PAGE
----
Every time someone would accidently bump into me in the halls, they would brush themselves off as if to remove the germs. No one ever talked to me, unless it was to insult me or to make fun of me.

Spencer Perkins: My homeroom teacher, who was about as good as white Mississippians could be in 1967, spent the first 15 minutes trying, in vain, to answer the questions of 35 white eighth grade boys. "Do you mean that we really have to go to school with a nigger? We have to be in the same class with him? If God wanted us to mix, why did He make us white and him black? They can make me go to school with a nigger, but they can't make me like him. They can make me go to school with him, but they can't make me sit by him." From that day, for the next 2 school years, there was always an empty seat on both sides of me. Everytime someone would accidently bump into me in the halls, they would brush themselves off as if to remove the germs. No one ever talked to me, unless it was to insult me or to make fun of me. For 2 years I was the repulsive creature that the girls would refer to when attempting to insult a classmate: "You like Jimmy" one would say, but the best one-ups-manship response would always be, "well, you like Spencer." Then they would both shiver and make faces indicating the ultimate grossout. Anything that passed through my hands such as money or homework papers, was never touched by any of my classmates directly, especially the girls. I was considered unclean. The teachers, though more mature and sophiscated, felt no different than the kids and were reluctant to object to the kids' relentless harrassment.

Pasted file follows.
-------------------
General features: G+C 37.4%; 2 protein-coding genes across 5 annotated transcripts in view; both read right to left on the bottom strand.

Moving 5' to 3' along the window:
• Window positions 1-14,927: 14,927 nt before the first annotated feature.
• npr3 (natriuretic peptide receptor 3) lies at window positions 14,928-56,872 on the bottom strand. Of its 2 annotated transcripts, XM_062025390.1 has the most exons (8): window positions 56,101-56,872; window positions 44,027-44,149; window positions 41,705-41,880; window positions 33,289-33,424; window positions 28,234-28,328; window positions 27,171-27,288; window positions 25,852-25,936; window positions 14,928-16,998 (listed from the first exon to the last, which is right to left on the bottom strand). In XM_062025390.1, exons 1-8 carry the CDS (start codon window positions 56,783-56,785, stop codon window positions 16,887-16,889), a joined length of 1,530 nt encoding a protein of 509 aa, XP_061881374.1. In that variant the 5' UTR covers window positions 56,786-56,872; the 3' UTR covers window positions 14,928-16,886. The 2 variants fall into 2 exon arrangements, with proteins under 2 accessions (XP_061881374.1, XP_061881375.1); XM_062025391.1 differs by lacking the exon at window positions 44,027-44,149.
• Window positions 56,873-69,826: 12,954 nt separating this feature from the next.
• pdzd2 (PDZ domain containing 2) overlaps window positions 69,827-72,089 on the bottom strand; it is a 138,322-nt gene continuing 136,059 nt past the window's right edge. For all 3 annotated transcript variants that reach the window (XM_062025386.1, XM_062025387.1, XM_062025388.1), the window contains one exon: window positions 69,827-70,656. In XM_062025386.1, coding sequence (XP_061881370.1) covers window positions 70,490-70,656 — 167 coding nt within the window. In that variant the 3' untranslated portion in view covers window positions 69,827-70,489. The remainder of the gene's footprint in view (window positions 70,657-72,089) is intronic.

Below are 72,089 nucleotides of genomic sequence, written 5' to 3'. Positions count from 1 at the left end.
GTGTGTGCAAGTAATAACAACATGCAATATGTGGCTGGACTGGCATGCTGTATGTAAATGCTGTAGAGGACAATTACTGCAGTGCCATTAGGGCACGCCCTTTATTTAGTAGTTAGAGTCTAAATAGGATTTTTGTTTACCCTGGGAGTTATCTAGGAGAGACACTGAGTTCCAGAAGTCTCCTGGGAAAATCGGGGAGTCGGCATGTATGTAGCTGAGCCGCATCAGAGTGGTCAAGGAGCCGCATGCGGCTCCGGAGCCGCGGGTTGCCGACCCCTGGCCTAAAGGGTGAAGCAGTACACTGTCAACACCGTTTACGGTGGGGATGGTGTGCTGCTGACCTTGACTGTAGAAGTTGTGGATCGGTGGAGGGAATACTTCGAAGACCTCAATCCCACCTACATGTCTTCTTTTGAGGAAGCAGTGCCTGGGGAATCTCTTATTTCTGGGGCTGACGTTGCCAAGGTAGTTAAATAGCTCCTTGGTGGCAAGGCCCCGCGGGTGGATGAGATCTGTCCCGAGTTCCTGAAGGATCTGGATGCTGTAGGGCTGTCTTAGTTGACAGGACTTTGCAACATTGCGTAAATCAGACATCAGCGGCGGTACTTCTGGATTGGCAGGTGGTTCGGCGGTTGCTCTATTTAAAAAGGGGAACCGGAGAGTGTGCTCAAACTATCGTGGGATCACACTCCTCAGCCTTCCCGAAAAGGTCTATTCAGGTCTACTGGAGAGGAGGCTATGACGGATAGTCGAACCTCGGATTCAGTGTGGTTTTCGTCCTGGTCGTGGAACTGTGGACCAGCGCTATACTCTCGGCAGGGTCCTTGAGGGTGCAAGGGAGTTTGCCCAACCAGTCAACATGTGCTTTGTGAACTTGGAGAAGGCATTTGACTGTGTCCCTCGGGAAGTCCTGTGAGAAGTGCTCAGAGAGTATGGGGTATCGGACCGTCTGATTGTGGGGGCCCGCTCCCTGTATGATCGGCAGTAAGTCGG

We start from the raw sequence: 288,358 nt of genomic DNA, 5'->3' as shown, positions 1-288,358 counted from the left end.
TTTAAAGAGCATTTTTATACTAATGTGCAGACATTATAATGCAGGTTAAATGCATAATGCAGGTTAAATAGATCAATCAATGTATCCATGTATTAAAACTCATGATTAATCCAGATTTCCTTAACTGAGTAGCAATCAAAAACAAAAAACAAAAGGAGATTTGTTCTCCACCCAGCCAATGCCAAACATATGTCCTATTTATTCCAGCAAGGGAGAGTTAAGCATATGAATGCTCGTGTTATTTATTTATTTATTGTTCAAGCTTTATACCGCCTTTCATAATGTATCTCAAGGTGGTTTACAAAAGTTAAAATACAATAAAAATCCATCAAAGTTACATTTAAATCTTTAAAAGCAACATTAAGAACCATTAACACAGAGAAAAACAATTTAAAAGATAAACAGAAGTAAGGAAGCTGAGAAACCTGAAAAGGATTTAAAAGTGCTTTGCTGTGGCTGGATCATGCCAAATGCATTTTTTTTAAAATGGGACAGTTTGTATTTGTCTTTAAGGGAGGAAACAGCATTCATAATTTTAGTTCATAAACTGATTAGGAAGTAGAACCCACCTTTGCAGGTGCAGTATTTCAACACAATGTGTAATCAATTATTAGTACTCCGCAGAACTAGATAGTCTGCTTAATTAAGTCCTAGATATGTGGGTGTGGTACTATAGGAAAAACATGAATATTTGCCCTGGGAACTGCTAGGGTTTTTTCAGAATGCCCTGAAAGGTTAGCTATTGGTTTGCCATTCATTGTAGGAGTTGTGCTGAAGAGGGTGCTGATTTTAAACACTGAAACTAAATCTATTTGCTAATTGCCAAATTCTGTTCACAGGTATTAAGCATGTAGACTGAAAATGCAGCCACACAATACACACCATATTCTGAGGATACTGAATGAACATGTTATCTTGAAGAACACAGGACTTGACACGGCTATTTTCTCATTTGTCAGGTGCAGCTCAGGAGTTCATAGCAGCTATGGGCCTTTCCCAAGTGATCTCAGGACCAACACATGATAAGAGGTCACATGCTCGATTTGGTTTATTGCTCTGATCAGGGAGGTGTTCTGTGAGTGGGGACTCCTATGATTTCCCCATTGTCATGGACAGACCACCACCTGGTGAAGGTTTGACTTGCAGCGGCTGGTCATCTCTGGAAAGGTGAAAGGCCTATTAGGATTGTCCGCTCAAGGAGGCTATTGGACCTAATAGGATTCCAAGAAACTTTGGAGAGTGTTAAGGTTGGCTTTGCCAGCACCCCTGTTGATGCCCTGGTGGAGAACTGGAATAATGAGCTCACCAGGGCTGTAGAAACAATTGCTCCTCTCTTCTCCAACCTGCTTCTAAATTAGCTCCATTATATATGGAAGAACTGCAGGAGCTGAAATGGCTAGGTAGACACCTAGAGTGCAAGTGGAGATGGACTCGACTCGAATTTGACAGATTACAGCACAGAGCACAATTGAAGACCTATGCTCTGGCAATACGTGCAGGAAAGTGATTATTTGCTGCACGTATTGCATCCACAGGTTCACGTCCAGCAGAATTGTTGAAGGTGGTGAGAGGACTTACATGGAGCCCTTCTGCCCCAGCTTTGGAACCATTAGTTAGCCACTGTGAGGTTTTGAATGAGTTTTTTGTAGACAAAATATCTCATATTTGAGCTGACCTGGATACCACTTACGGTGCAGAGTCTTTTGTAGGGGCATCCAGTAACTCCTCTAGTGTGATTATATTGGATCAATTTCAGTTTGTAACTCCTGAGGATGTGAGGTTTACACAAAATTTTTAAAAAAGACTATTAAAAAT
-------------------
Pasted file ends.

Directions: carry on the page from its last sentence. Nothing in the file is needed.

Some of the kids really did believe that somehow, because I was black, I was unclean but there were also some who knew better. I could see it in their eyes. They were the ones who stood around and watched-watched the cruelty and injustice that went on but would not dare lift a finger to stop it. These onlookers were no different than the people throughout history who stood around and watched mob violence, lynchings and rapes. No different than the churchmen in Nazi Germany who watched and prayed while Hitler slaughtered millions of Jews. I dare say that they were no different than the people around the world today who watch a racist white minority in South Africa violently oppress a black majority. This "silent majority" will one day find it very difficult and extremely uncomfortable explaining to a just God why they kept their silence.